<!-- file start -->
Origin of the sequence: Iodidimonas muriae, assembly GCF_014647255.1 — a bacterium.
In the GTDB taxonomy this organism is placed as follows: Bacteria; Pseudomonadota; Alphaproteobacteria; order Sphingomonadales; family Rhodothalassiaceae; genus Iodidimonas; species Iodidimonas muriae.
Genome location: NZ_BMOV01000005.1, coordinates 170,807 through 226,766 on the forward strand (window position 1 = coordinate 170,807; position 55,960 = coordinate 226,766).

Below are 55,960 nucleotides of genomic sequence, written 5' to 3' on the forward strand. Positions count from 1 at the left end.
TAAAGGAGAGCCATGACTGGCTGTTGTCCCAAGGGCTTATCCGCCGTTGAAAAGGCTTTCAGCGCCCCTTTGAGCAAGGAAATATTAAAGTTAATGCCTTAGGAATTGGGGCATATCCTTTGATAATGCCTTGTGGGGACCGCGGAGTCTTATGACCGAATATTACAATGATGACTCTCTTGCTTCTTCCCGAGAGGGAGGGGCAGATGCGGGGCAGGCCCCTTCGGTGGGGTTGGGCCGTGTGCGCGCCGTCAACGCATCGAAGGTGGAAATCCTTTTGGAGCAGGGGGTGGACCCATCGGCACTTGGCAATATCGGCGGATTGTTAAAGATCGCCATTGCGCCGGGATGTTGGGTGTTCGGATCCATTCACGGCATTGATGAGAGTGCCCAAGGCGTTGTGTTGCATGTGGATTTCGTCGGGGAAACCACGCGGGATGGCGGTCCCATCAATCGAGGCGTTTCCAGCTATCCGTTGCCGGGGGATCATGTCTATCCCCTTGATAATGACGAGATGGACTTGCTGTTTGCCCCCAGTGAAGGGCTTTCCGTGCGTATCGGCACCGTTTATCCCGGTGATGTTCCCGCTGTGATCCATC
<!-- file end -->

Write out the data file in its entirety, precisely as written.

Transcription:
Origin of the sequence: Iodidimonas muriae, assembly GCF_014647255.1 — a bacterium.
In the GTDB taxonomy this organism is placed as follows: Bacteria; Pseudomonadota; Alphaproteobacteria; order Sphingomonadales; family Rhodothalassiaceae; genus Iodidimonas; species Iodidimonas muriae.
Genome location: NZ_BMOV01000005.1, coordinates 170,807 through 226,766 on the forward strand (window position 1 = coordinate 170,807; position 55,960 = coordinate 226,766).

Below are 55,960 nucleotides of genomic sequence, written 5' to 3' on the forward strand. Positions count from 1 at the left end.
TAAAGGAGAGCCATGACTGGCTGTTGTCCCAAGGGCTTATCCGCCGTTGAAAAGGCTTTCAGCGCCCCTTTGAGCAAGGAAATATTAAAGTTAATGCCTTAGGAATTGGGGCATATCCTTTGATAATGCCTTGTGGGGACCGCGGAGTCTTATGACCGAATATTACAATGATGACTCTCTTGCTTCTTCCCGAGAGGGAGGGGCAGATGCGGGGCAGGCCCCTTCGGTGGGGTTGGGCCGTGTGCGCGCCGTCAACGCATCGAAGGTGGAAATCCTTTTGGAGCAGGGGGTGGACCCATCGGCACTTGGCAATATCGGCGGATTGTTAAAGATCGCCATTGCGCCGGGATGTTGGGTGTTCGGATCCATTCACGGCATTGATGAGAGTGCCCAAGGCGTTGTGTTGCATGTGGATTTCGTCGGGGAAACCACGCGGGATGGCGGTCCCATCAATCGAGGCGTTTCCAGCTATCCGTTGCCGGGGGATCATGTCTATCCCCTTGATAATGACGAGATGGACTTGCTGTTTGCCCCCAGTGAAGGGCTTTCCGTGCGTATCGGCACCGTTTATCCCGGTGATGTTCCCGCTGTGATCCATC